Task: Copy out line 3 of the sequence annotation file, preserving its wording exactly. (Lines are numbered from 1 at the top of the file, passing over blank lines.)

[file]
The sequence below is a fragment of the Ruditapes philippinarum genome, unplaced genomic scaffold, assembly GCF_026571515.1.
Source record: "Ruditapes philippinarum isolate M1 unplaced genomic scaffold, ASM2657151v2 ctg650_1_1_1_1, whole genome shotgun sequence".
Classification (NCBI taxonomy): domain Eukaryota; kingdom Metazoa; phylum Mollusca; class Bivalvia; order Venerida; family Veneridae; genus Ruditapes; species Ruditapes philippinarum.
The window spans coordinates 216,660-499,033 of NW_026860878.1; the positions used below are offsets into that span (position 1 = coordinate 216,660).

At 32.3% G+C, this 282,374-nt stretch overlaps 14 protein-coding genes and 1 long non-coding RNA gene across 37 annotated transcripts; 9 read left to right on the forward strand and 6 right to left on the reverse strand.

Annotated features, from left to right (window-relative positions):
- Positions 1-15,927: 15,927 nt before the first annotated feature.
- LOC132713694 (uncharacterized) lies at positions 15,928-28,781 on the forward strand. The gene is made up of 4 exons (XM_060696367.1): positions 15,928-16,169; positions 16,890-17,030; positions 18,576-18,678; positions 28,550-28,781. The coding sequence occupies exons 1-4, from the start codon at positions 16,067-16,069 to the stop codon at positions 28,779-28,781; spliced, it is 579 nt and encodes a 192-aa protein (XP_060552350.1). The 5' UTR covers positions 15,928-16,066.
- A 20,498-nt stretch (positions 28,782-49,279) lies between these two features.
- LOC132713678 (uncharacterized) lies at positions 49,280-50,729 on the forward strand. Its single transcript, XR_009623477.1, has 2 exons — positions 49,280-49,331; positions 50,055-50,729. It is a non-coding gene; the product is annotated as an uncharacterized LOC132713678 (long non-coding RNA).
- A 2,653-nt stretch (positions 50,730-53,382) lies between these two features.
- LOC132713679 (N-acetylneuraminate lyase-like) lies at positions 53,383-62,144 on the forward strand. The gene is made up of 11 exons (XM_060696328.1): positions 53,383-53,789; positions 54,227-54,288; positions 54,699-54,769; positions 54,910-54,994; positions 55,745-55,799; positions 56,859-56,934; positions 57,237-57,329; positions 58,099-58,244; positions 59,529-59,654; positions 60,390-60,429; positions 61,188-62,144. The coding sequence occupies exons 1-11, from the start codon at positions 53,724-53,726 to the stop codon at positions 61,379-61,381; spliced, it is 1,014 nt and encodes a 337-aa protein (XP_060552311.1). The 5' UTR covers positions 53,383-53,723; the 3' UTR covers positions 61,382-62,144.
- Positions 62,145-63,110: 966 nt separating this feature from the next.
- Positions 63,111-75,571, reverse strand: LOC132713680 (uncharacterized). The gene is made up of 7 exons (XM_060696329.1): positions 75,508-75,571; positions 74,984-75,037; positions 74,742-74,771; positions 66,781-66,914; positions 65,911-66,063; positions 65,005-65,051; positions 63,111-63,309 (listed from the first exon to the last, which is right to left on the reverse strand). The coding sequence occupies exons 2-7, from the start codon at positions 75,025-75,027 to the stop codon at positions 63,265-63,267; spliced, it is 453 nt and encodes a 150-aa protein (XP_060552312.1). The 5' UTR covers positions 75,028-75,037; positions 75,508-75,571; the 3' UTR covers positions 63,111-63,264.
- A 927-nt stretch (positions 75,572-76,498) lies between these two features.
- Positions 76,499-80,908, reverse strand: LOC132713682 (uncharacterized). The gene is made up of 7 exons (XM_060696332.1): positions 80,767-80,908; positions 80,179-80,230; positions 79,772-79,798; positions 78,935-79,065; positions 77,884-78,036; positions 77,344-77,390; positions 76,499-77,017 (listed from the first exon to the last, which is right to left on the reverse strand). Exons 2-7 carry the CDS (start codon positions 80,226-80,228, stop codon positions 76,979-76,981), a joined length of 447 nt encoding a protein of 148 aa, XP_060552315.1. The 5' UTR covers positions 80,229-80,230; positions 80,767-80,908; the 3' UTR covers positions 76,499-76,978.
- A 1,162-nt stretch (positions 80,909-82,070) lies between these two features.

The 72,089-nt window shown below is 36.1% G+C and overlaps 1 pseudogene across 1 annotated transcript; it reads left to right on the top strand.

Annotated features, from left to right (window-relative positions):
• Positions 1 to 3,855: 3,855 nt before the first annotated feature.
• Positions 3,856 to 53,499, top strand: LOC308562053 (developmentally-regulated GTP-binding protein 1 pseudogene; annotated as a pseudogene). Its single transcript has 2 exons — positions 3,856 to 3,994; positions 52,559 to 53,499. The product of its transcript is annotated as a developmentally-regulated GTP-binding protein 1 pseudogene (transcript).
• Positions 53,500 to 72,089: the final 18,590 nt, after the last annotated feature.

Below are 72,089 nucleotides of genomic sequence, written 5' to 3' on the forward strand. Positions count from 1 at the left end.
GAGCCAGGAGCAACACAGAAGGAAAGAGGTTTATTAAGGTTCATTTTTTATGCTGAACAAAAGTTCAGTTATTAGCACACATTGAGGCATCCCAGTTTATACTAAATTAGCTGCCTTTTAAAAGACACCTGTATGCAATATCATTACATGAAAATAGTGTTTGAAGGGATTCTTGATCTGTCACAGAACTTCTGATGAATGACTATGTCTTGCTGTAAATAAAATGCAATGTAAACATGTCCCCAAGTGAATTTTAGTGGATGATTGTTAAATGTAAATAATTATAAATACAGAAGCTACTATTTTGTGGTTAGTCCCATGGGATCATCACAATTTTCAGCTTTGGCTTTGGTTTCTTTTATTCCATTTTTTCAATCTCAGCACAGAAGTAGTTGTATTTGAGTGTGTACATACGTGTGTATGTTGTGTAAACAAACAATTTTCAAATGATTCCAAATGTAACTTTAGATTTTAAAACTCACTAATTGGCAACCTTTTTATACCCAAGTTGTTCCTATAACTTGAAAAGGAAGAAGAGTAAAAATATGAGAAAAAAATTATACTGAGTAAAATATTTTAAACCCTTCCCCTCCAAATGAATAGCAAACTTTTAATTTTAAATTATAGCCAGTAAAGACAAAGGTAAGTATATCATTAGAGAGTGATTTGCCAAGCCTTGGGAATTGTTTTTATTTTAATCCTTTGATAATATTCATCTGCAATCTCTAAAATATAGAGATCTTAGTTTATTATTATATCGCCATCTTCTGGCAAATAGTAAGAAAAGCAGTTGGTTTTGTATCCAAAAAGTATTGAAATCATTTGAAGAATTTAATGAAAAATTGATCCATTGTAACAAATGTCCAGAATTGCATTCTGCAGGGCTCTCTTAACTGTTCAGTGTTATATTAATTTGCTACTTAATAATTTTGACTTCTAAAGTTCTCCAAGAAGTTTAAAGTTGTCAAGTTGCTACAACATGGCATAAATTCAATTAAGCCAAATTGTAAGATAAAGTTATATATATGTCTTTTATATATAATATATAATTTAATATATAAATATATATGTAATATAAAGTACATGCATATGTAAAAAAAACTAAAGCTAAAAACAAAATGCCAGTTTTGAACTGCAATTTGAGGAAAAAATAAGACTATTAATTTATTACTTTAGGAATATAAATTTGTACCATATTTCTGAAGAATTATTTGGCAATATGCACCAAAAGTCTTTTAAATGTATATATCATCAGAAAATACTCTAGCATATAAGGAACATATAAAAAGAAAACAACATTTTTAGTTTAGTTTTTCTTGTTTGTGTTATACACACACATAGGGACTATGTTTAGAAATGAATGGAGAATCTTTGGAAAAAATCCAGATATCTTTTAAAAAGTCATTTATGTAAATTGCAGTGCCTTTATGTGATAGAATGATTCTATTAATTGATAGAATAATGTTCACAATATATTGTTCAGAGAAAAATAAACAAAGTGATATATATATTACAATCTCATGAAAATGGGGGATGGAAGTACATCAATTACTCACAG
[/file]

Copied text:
Classification (NCBI taxonomy): domain Eukaryota; kingdom Metazoa; phylum Mollusca; class Bivalvia; order Venerida; family Veneridae; genus Ruditapes; species Ruditapes philippinarum.